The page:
Yoga is one of the oldest forms of exercise, boasting roots from around the 4th century. What began with humble roots in India has spread across the world and taken on a variety of forms, goals and temperatures.
To the average person, yoga appears to provide an opportunity to stretch, relax and decompress. Many christian organizations have even developed their own version of “Christian” yoga that continues to grow in popularity amongst churches.
With yoga, there is more than meets the eye however. One needn’t search too hard to find Christians speaking out against the ancient pagan art or idol worship.
So as Christians seeking to honor God with our bodies, how should we feel about this antiquated practice?
What is Yoga?
The word “yoga” is a Sanskrit word meaning “to join”. It is very similar to our word “yoke”. The goal of yoga is to obtain “union” with the Divine Spirit.
Who is the Divine Spirit?
The Divine Spirit is not YHWH God you read about in the Bible. Instead, this divine spirit, or Ishvara, is a Hindu deity meaning “god” or “supreme being”.
Even if you’ve never done yoga before, you are probably familiar with some of the more popular poses. Downward-facing dog (Adho Mukha Svanasana), the Warriors (Virabhadrasana) and Child’s Pose (Balasana) are probably movements that you have seen and/or tried in the past.
While these poses may feel good on tight muscles, they are not without significance.
Right away, our red flags need to be going up. Are we taking part in a Hindu religious practice, attempting to become one with a Hindu god?
Who Owns Stretching?
Things become tricky when we look at what is physically going on with yoga. Contrary to what my lack of flexibility may tell you, I have occasionally found myself in a downward dog position. Does this mean that I am worshipping a Hindu god? Absolutely not.
If someone decided that for their supper they wanted to have a piece of bread and some wine, you wouldn’t assume that they are partaking in the Lord’s Supper. However, if they were in a church with other believers who were doing similar, they better know what it’s about and who it’s for before they participate.
Similarly, you are free to do any of the stretches found in yoga without worshipping a Hindu god - Hindus don’t own muscle lengthening. However, we need to be aware of our hearts and our surroundings.
Getting a stretching routine online or going to a physiotherapist and performing movements seen in yoga routines is not Hindu worship - it’s stretching. However, I think that if you were to go to a yoga studio you better know what you are getting into. Many yoga studios do in fact practice authentic yoga, or yoga that involves Hindu spirituality. I believe Christians should avoid this Hindu idol worship.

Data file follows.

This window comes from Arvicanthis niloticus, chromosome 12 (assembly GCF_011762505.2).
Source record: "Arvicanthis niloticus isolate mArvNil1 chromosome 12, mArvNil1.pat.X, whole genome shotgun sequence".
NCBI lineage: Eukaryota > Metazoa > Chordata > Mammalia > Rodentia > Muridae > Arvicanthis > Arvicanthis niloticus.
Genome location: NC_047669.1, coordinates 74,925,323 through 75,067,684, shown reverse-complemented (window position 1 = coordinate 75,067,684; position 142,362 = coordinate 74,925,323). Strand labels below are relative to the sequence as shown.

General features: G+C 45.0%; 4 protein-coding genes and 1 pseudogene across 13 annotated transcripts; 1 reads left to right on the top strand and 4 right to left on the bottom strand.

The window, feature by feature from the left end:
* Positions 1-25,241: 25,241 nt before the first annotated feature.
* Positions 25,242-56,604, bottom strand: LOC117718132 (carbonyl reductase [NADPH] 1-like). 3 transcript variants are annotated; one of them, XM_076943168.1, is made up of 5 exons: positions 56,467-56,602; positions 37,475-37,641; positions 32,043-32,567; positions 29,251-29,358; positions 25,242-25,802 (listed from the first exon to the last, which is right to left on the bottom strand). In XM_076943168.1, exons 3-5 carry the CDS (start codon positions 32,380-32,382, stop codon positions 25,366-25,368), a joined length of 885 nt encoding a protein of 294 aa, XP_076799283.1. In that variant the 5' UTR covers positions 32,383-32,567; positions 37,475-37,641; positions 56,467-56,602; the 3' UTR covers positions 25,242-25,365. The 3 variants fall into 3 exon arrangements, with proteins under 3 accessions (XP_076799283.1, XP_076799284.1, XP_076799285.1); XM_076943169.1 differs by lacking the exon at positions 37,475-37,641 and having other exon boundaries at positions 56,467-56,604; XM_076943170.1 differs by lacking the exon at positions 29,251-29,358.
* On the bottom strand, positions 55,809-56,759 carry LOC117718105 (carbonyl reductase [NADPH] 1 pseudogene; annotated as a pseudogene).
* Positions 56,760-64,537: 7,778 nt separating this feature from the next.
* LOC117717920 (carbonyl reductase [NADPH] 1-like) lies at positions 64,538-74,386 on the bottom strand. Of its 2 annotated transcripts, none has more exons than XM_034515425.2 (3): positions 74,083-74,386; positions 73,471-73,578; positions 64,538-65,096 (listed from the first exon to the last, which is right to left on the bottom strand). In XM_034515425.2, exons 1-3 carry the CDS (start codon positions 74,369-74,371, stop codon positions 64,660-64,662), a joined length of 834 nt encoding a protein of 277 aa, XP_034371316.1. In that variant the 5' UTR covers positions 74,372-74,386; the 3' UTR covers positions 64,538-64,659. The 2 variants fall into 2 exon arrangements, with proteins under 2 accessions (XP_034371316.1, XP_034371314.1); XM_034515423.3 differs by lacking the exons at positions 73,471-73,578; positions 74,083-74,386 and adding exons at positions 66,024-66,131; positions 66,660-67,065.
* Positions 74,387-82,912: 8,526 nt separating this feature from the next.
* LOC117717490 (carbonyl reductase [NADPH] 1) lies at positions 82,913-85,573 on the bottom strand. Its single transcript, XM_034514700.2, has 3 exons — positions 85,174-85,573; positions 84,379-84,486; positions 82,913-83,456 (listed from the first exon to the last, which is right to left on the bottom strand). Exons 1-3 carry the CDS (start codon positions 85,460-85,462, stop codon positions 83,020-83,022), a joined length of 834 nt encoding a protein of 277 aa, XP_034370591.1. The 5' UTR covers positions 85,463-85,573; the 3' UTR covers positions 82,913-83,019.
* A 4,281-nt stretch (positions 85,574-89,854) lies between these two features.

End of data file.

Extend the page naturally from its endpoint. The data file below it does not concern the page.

Another problem arises for Christian yoga instructors. If you are going to be instructing people in the practice of yoga, you will inevitably commit one of two sins. First off, you may be participating in and leading others in idol worship. Remembering that yoga is a spiritual practice that involves stretching, to do yoga by definition means to lead people in worship of false gods. The second sin you run the risk of is being deceitful or lying. If someone signs up for and pays for your class expecting yoga with all of it’s spiritual practices, but you only offer them stretching, they have been deceived into joining your class. Your class is not a yoga class, it’s stretching.
Even if your “yoga” class is only stretching, calling it yoga may display to other Christians that all yoga classes are acceptable to participate in. This could lead these Christians to join another yoga class with an instructor that practices actual Hindu worship, all under the supposed endorsement from you.
Should Christians Do Yoga?
In preparing for this article, I knew that it would be a tough one to explain well. Many people think that freedom in Christ frees us up to do whatever we want. However, we are not to use our freedom to indulge in sinful practices (Galatians 5:13). A man can’t have an affair because of “Christian freedom”. Our job as Christians is not to make immoral activities moral. Our job is to worship Christ and if any activity causes us to worship anything other than Him we need to cut it off.
Our job as Christians is not to make immoral activities moral.
When the Israelites started chasing after other gods and participating in pagan practices, it was always met with God’s judgement and wrath (Exodus 32). Christ’s death does not make these practices okay, but rather means that if we have found ourselves participating in them we are able to be forgiven.
If you like working on your flexibility and mobility - great! I would suggest looking for stretching routines or participating in a discipline like Pilates, which has its roots in rehabilitation, not pagan spirituality.
However, when it comes to yoga, it is probably best to avoid it. We are not called to come as close to sin as possible, but rather to "be holy, for [He] is holy." (1 Peter 1:16).
Here is former New Ager Steven Bancarz, going deeper into the topic: